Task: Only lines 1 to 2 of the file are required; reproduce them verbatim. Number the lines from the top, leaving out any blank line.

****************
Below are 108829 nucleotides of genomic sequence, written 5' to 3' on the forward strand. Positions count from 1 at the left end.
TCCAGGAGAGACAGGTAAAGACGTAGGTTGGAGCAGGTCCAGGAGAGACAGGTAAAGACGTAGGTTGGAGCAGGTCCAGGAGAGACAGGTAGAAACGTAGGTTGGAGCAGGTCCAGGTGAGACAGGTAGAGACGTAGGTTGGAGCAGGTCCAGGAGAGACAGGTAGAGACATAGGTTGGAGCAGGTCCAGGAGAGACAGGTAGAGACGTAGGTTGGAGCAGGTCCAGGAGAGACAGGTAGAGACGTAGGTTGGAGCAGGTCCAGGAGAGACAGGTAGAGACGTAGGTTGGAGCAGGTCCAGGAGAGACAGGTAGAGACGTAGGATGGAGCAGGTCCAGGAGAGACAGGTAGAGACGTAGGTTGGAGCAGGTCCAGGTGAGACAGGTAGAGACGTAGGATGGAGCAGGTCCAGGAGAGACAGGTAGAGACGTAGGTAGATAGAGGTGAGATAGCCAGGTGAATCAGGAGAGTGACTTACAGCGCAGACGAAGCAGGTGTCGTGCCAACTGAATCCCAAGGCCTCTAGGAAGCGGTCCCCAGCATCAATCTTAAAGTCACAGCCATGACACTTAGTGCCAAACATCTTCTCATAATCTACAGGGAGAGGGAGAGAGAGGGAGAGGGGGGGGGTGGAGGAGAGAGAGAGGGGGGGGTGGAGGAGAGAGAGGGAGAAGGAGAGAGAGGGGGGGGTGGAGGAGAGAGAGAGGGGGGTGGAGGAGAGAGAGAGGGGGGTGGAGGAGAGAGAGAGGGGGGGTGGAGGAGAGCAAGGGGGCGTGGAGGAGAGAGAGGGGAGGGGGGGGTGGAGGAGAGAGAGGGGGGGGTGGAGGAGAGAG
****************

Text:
Below are 108829 nucleotides of genomic sequence, written 5' to 3' on the forward strand. Positions count from 1 at the left end.
TCCAGGAGAGACAGGTAAAGACGTAGGTTGGAGCAGGTCCAGGAGAGACAGGTAAAGACGTAGGTTGGAGCAGGTCCAGGAGAGACAGGTAGAAACGTAGGTTGGAGCAGGTCCAGGTGAGACAGGTAGAGACGTAGGTTGGAGCAGGTCCAGGAGAGACAGGTAGAGACATAGGTTGGAGCAGGTCCAGGAGAGACAGGTAGAGACGTAGGTTGGAGCAGGTCCAGGAGAGACAGGTAGAGACGTAGGTTGGAGCAGGTCCAGGAGAGACAGGTAGAGACGTAGGTTGGAGCAGGTCCAGGAGAGACAGGTAGAGACGTAGGATGGAGCAGGTCCAGGAGAGACAGGTAGAGACGTAGGTTGGAGCAGGTCCAGGTGAGACAGGTAGAGACGTAGGATGGAGCAGGTCCAGGAGAGACAGGTAGAGACGTAGGTAGATAGAGGTGAGATAGCCAGGTGAATCAGGAGAGTGACTTACAGCGCAGACGAAGCAGGTGTCGTGCCAACTGAATCCCAAGGCCTCTAGGAAGCGGTCCCCAGCATCAATCTTAAAGTCACAGCCATGACACTTAGTGCCAAACATCTTCTCATAATCTACAGGGAGAGGGAGAGAGAGGGAGAGGGGGGGGGTGGAGGAGAGAGAGAGGGGGGGGTGGAGGAGAGAGAGGGAGAAGGAGAGAGAGGGGGGGGTGGAGGAGAGAGAGAGGGGGGTGGAGGAGAGAGAGAGGGGGGTGGAGGAGAGAGAGAGGGGGGGTGGAGGAGAGCAAGGGGGCGTGGAGGAGAGAGAGGGGAGGGGGGGGTGGAGGAGAGAGAGGGGGGGGTGGAGGAGAGAG